The characters in the film are amalgamations – so while no one is based on a specific person from my life, they’re an assortment of the “types” of people you might meet in a recovery house. The jock who got hooked on painkillers after a sports injury, the woman who’s cycled between recovery housing and homelessness for the past 20 years, the people coming in from jail and prison. There are as many stories of recovery as there are people in recovery, but I tried to pull out some common themes.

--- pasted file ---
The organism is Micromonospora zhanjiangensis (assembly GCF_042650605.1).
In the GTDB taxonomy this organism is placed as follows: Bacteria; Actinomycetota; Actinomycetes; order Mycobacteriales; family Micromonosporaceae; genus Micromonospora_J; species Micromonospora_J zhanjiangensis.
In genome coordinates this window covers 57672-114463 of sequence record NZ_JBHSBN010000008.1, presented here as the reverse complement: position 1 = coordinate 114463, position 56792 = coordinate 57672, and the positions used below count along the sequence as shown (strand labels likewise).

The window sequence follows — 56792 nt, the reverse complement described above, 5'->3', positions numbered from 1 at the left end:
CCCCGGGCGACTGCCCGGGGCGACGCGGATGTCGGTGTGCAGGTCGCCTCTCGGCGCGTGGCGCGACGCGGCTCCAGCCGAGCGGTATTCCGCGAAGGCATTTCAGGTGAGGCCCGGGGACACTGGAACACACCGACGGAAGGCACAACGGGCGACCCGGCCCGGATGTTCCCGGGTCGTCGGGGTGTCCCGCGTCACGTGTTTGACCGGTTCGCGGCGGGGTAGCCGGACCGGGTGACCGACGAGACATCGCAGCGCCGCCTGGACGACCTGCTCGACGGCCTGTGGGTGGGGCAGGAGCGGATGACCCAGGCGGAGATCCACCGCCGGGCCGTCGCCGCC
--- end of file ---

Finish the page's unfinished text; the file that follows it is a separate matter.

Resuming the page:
We had an incredible cast, and we worked early on helping them understand the unique dynamics of recovery house relationships. There are all the regular struggles of roommate relationships – times 8 or 10 or 15 roommates. But you also have these elements of shared experience, especially because you might be going to 12-step meetings or outpatient programs together. On the first day of rehearsal, I had the cast go around and introduce themselves with their name and a meaningful identifier, and then share on their lives for three minutes. So, I’m very used to saying “I’m Lane, and I’m an alcoholic” – but the cast could substitute any noun that was important to their identity, like actor, father, bilingual educator, et cetera. Then, they could share (with as much or as little vulnerability as they desired) about their day or their life for 3 minutes, and no matter the emotional nature of the share, the timer would go off after 3 minutes and we would move on to the next person. It’s very rare that a group of people will commit to listening to an individual speak for 3 minutes, and it can be a powerful experience. Just initiating them into the structure of a 12-step meeting, without even having the shared experiences that often accompany substance use disorder, helped them understand how these bonds are different from most.